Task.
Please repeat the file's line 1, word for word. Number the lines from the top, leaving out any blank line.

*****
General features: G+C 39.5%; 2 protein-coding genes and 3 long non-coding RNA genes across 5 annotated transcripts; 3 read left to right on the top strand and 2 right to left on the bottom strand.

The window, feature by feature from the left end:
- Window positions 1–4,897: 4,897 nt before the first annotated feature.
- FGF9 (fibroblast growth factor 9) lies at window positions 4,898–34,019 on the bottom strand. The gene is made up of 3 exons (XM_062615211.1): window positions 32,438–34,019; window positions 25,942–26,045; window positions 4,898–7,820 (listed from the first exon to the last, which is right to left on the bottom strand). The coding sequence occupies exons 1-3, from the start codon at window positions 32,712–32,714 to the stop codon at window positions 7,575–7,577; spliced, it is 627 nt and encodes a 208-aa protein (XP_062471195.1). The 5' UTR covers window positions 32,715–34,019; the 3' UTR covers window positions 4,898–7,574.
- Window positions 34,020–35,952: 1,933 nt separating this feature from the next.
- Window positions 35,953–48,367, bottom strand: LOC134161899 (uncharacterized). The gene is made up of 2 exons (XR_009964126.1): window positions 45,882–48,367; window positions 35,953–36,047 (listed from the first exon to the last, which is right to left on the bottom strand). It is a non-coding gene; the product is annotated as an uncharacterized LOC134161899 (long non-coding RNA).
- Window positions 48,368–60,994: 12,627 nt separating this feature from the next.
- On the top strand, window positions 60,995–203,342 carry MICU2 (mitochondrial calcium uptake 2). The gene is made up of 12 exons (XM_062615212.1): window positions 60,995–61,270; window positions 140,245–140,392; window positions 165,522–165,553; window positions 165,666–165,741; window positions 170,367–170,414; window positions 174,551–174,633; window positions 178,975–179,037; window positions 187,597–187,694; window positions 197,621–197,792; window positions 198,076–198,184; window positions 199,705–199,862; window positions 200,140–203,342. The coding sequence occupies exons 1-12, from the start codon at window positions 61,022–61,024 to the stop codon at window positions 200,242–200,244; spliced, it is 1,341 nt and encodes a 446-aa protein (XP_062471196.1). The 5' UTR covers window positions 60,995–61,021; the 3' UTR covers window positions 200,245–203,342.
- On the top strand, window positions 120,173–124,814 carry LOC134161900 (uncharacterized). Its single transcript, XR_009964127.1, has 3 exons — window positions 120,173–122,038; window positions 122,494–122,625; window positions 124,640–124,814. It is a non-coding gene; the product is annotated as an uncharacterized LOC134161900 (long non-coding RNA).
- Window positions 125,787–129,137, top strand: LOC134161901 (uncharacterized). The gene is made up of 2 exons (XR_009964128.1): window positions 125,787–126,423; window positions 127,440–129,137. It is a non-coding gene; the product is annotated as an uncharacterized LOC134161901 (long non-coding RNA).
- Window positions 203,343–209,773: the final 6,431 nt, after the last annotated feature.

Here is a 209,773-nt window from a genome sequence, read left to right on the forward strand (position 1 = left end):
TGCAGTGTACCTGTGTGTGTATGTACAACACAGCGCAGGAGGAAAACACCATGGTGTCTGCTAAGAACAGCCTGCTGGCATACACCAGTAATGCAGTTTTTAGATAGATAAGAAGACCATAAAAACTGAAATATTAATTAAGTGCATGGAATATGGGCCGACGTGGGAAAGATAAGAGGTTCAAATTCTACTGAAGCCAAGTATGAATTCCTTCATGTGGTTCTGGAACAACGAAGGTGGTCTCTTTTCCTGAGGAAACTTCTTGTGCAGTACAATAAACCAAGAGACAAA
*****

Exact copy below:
General features: G+C 39.5%; 2 protein-coding genes and 3 long non-coding RNA genes across 5 annotated transcripts; 3 read left to right on the top strand and 2 right to left on the bottom strand.